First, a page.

JIS News

KINGSTON — "The thought of doing good for people inspires me the most," says Claude Hewitt Edwards, who is to receive the Badge of Honour for Meritorious Service at the 2011 National Honours and Awards Ceremony on Monday, October 17 (Heroes Day), at King's House.

"I feel honoured to know that I am to receive such an award. It took me by surprise," the proud recipient tells JIS News.

Mr. Edwards, who likes to refer to himself as "Elementary Boy" (meaning someone who received only an elementary education), left Jamaica for Europe in 1962 and worked as a merchant marine, while furthering his education at an evening institution.

After ten years as a merchant marine and building contractor, he returned to Jamaica in 1972 and worked for the Port Authority of Jamaica as a contractor and landscaper for over 30 years.

Mr. Edwards, affectionately called "Justice", was appointed a Justice of the Peace for St. Catherine in 1992, which he regards as a privilege to serve the people.

"I feel proud when I walk the streets and I hear people calling out “Justice", or Mr. Edwards. I am simply here to help people, because that is my goal. It makes me happy, for example when I get a child into a high school and they show gratitude: I feel so good," he says.

Mr. Edwards eventually became a Lay Magistrate for, playing an integral role in petty session court proceedings in St. Catherine.

While expressing satisfaction about being a Magistrate, he noted that only a few JP's serve the courts.

Since being appointed a JP, he has also been given the moniker, “The Peoples’ Advocate”, for his relationship with several communities in Spanish Town, including Tawes Pen, Homestead and Hampton Green. He has served as President of the Hampton Green Citizens Association, as well as Chief Co-ordinator of the Hampton Green Neighbourhood Watch.

“I am the people’s advocate, (because) I always make myself accessible to the people, and I liaise with the Parish Council to get things done in the communities,” he adds.

He recalled the time there was a water shortage in Hamption Green caused by mechanical problems at the treatment plant.

“I got NWC to truck water into the community, and I sat on the truck to ensure that everyone got their reasonable share of water, free of cost,” he noted.

His devotion to public Service later led him to become a member of the Rent Assessment Board (RAS) in 1997, where he still plays a pivotal role dealing with rent issues.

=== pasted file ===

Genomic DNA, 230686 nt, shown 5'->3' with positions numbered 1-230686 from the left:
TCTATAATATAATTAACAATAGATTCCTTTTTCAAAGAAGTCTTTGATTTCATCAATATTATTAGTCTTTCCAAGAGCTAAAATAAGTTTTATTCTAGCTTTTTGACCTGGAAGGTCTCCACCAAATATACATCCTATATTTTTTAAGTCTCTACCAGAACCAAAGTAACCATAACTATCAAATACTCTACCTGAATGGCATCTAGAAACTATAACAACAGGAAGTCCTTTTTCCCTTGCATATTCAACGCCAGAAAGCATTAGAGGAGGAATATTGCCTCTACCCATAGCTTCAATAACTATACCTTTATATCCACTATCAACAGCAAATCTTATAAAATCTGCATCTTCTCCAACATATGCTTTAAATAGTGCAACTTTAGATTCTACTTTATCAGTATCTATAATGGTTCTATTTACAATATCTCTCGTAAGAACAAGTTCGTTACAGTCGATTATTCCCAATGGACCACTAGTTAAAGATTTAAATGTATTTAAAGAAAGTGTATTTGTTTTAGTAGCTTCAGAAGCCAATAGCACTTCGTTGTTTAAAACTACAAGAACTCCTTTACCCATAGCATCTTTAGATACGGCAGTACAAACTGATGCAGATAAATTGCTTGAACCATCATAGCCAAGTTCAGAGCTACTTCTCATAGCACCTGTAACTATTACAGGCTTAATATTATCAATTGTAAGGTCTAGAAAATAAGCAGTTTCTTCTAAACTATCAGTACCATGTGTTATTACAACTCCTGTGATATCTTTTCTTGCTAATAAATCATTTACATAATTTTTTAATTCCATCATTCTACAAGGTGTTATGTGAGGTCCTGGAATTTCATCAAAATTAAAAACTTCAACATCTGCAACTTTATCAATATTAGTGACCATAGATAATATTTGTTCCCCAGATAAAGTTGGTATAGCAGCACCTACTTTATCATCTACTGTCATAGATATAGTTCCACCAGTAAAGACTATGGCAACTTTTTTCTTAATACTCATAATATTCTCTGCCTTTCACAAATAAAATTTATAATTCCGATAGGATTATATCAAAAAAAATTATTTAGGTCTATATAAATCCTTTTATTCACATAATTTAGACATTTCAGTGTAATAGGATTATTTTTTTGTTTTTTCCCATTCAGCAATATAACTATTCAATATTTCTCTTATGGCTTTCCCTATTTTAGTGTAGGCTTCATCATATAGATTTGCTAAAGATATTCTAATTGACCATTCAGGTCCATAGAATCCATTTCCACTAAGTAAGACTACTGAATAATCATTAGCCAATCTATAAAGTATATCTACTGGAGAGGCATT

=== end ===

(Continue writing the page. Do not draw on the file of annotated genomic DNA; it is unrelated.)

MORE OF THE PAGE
“I attend board meetings, and I ensure that everyone is treated fairly in rental procedures. “I enjoy all that I am doing,” his life long journey in the field of public service.

Another of Mr. Edwards’ interest is education and apart from being a motivational speaker, he has served as Vice Chairman of the Homestead Primary School since 1991, and board member of St. Catherine High School.

He is delighted with the opportunity these give him to influence the lives of young people. He reflected on an encounter with a student from an inner-city community, who told him that his chances of succeeding in life were minimal.

"I informed him that the fact that he originated from the ghetto doesn’t mean he cannot succeed in life. I reminded him that Christ was born in a manger, and he came to rule the world, so can he," he recounts.  

Mr. Edwards has been a devoted Anglican, happily married to his wife, Pauline, for over 30 years and the proud father of one son and three daughters.

He says he is satisfied with his accomplishments, having been recognized by several organizations for his contributions to communities, schools and the church.

He was been recognized by the Ministry of Education for being an outstanding parent in 1997. He was also honoured by the St. Catherine Parish Council for exemplary service as Chief Coordinator for the Hampton Green Neighborhood Watch in 1992. He was also been honoured for dedicated service as head of the citizens association.

Even at 73 years old, "Justice" plays an integral role in the lives of many people in Spanish Town, without looking for financial reward. His message to today’s youth is, “continue serving, and people will recognize that you are doing well, and you will be honoured in some way".

He also advises youth to be honest and diligent, and to respect others, especially seniors.

One of Mr. Edwards’ dreams was to visit Africa, and it came through, not because he had the money but because he was determined to fulfill it at any cost.

"History says we are from Africa, and I wanted to see what Africa was like. I didn't have the money to go, so I worked my way on the ship just to get there,” he notes. Now he uses that achievement as an example of what commitment and determination can do. 

Looking back with pride, "Justice" thinks he has lived a fulfilling life, during which he has sought to serve his country with dignity.  

By Jeneva Gordon, JIS PRO

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